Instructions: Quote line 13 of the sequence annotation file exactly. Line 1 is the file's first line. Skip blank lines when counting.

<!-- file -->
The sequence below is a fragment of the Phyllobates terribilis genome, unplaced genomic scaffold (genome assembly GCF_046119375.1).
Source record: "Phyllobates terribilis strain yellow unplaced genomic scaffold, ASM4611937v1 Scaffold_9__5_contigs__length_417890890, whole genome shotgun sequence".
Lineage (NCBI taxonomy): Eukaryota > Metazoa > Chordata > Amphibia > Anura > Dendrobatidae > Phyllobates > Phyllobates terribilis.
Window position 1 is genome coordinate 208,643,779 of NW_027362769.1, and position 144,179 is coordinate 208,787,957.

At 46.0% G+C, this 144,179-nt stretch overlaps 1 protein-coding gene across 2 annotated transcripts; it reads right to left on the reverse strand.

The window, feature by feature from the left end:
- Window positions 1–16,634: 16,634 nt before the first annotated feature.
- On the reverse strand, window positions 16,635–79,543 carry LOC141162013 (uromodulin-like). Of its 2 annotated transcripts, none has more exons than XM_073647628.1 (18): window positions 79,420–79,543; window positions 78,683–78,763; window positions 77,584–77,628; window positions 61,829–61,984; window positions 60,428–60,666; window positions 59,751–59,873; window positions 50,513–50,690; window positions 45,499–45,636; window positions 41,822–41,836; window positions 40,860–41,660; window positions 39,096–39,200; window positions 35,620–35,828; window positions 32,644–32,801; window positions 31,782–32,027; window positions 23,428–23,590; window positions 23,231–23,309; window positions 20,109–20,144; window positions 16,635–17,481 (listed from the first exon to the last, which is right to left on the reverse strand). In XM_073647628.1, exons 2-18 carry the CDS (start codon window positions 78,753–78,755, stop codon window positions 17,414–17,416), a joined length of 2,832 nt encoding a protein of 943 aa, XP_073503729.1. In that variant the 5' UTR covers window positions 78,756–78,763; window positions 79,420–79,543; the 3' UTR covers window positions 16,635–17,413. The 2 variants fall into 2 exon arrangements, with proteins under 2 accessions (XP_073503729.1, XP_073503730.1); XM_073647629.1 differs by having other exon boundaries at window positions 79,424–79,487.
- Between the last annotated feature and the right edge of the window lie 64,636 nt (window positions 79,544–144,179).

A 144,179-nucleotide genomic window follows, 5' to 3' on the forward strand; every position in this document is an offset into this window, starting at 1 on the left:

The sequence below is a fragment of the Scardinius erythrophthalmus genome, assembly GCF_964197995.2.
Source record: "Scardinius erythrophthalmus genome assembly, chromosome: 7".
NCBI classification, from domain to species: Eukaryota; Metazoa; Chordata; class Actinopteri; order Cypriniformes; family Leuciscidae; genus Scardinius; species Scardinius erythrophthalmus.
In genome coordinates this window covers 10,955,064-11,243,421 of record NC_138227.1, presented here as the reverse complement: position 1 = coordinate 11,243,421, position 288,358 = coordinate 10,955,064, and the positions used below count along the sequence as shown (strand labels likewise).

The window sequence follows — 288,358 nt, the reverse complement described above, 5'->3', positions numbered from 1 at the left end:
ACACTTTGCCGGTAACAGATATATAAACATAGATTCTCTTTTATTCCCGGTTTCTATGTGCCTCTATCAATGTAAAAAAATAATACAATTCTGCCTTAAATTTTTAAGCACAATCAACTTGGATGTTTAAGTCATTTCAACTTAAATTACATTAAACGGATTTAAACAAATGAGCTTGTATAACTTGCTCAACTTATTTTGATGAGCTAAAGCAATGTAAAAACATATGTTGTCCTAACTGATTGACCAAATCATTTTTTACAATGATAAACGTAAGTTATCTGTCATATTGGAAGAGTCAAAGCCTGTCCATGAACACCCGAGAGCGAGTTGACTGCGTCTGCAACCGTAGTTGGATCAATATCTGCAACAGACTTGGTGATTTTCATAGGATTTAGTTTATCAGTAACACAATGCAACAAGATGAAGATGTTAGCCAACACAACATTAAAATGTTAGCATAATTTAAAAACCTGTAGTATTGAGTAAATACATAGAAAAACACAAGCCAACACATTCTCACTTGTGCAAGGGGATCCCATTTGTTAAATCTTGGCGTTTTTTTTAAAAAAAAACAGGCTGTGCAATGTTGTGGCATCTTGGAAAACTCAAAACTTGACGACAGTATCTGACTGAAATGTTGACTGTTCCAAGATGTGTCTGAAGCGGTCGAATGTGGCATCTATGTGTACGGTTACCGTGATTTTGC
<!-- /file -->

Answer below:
NCBI classification, from domain to species: Eukaryota; Metazoa; Chordata; class Actinopteri; order Cypriniformes; family Leuciscidae; genus Scardinius; species Scardinius erythrophthalmus.